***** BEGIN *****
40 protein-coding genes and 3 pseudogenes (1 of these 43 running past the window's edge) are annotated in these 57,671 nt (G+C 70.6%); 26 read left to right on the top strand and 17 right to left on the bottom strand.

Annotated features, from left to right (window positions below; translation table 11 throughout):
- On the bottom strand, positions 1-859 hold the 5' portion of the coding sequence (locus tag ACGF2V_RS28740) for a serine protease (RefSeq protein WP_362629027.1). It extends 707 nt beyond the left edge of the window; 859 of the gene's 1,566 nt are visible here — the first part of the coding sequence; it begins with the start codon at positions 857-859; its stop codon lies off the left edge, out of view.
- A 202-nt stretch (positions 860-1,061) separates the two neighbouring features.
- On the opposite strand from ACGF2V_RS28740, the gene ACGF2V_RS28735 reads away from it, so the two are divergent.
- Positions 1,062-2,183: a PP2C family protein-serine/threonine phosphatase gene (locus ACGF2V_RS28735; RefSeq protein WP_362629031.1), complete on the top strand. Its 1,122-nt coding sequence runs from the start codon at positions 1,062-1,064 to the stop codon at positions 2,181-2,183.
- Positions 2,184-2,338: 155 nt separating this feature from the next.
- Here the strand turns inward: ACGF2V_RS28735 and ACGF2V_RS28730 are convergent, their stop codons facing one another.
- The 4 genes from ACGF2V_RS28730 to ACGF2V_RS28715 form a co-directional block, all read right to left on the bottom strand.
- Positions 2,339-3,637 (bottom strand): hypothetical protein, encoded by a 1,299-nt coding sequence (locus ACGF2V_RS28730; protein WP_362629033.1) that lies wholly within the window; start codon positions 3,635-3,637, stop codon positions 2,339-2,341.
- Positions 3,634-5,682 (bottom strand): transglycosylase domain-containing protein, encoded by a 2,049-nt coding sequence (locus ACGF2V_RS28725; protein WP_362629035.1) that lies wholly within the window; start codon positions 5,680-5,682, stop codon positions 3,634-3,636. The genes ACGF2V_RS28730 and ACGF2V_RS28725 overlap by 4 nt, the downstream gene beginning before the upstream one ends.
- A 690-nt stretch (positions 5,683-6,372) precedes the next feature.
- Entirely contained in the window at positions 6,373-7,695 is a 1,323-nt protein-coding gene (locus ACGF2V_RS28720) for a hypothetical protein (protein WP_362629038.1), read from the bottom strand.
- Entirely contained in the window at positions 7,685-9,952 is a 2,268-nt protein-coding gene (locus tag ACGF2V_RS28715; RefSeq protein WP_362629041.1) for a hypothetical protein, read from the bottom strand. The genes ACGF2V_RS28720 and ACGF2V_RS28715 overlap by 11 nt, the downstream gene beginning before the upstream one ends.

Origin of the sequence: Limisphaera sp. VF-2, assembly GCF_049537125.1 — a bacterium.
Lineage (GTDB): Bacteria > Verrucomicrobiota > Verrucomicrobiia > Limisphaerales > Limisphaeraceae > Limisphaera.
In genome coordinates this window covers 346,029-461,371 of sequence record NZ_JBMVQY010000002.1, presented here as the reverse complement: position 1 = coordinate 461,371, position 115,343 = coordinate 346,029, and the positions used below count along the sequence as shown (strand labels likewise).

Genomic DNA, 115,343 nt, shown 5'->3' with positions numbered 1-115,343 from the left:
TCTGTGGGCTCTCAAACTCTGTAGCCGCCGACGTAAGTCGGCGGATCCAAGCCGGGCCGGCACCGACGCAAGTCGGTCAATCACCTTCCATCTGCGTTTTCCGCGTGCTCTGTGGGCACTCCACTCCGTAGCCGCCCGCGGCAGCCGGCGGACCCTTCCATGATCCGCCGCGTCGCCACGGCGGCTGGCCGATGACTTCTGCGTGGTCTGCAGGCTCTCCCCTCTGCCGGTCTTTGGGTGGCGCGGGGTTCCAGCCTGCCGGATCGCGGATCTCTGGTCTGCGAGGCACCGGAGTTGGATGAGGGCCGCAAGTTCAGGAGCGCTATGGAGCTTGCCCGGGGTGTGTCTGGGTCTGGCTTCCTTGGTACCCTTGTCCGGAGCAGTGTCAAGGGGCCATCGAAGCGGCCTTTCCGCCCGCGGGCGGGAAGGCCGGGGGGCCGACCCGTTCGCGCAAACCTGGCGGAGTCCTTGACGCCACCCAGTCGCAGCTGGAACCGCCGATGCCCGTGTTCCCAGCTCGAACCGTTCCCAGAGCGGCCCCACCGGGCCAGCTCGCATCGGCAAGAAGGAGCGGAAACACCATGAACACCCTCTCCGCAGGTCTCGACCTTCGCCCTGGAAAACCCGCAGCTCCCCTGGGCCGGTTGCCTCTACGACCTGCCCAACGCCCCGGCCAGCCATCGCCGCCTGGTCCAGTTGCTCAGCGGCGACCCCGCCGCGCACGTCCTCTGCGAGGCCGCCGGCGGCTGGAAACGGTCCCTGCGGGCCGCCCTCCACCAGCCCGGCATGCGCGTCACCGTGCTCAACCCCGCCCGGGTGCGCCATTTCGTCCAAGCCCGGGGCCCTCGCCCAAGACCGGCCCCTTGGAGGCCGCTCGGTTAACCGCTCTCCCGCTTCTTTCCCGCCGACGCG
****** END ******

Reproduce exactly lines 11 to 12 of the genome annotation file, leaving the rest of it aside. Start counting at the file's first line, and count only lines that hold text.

- Positions 3,634-5,682 (bottom strand): transglycosylase domain-containing protein, encoded by a 2,049-nt coding sequence (locus ACGF2V_RS28725; protein WP_362629035.1) that lies wholly within the window; start codon positions 5,680-5,682, stop codon positions 3,634-3,636. The genes ACGF2V_RS28730 and ACGF2V_RS28725 overlap by 4 nt, the downstream gene beginning before the upstream one ends.
- A 690-nt stretch (positions 5,683-6,372) precedes the next feature.